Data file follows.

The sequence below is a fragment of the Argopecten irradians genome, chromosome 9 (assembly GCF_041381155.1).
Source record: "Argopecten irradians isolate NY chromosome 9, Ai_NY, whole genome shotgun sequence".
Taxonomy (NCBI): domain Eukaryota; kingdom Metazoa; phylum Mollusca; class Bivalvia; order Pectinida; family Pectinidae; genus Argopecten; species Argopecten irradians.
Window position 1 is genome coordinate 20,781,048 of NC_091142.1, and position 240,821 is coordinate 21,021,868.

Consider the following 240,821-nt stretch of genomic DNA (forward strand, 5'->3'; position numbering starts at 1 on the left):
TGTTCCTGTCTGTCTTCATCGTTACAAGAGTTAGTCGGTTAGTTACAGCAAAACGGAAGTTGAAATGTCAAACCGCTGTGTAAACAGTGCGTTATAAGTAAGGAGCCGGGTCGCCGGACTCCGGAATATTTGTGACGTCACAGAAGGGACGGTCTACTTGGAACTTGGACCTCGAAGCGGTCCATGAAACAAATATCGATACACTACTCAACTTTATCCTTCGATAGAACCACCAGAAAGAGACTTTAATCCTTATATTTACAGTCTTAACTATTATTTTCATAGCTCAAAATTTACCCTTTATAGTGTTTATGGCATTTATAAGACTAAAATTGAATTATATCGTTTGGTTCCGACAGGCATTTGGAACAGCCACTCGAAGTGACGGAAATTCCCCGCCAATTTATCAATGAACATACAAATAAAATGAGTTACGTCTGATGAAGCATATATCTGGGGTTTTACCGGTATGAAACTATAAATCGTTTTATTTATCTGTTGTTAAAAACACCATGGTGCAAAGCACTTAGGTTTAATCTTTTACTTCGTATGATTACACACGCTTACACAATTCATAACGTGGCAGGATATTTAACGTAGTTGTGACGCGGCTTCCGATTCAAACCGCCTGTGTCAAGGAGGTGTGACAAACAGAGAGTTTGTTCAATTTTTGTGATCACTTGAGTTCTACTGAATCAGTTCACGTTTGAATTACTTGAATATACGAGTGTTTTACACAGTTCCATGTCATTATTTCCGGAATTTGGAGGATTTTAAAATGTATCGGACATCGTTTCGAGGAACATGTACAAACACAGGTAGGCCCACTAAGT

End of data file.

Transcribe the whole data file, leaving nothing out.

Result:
The sequence below is a fragment of the Argopecten irradians genome, chromosome 9 (assembly GCF_041381155.1).
Source record: "Argopecten irradians isolate NY chromosome 9, Ai_NY, whole genome shotgun sequence".
Taxonomy (NCBI): domain Eukaryota; kingdom Metazoa; phylum Mollusca; class Bivalvia; order Pectinida; family Pectinidae; genus Argopecten; species Argopecten irradians.
Window position 1 is genome coordinate 20,781,048 of NC_091142.1, and position 240,821 is coordinate 21,021,868.

Consider the following 240,821-nt stretch of genomic DNA (forward strand, 5'->3'; position numbering starts at 1 on the left):
TGTTCCTGTCTGTCTTCATCGTTACAAGAGTTAGTCGGTTAGTTACAGCAAAACGGAAGTTGAAATGTCAAACCGCTGTGTAAACAGTGCGTTATAAGTAAGGAGCCGGGTCGCCGGACTCCGGAATATTTGTGACGTCACAGAAGGGACGGTCTACTTGGAACTTGGACCTCGAAGCGGTCCATGAAACAAATATCGATACACTACTCAACTTTATCCTTCGATAGAACCACCAGAAAGAGACTTTAATCCTTATATTTACAGTCTTAACTATTATTTTCATAGCTCAAAATTTACCCTTTATAGTGTTTATGGCATTTATAAGACTAAAATTGAATTATATCGTTTGGTTCCGACAGGCATTTGGAACAGCCACTCGAAGTGACGGAAATTCCCCGCCAATTTATCAATGAACATACAAATAAAATGAGTTACGTCTGATGAAGCATATATCTGGGGTTTTACCGGTATGAAACTATAAATCGTTTTATTTATCTGTTGTTAAAAACACCATGGTGCAAAGCACTTAGGTTTAATCTTTTACTTCGTATGATTACACACGCTTACACAATTCATAACGTGGCAGGATATTTAACGTAGTTGTGACGCGGCTTCCGATTCAAACCGCCTGTGTCAAGGAGGTGTGACAAACAGAGAGTTTGTTCAATTTTTGTGATCACTTGAGTTCTACTGAATCAGTTCACGTTTGAATTACTTGAATATACGAGTGTTTTACACAGTTCCATGTCATTATTTCCGGAATTTGGAGGATTTTAAAATGTATCGGACATCGTTTCGAGGAACATGTACAAACACAGGTAGGCCCACTAAGT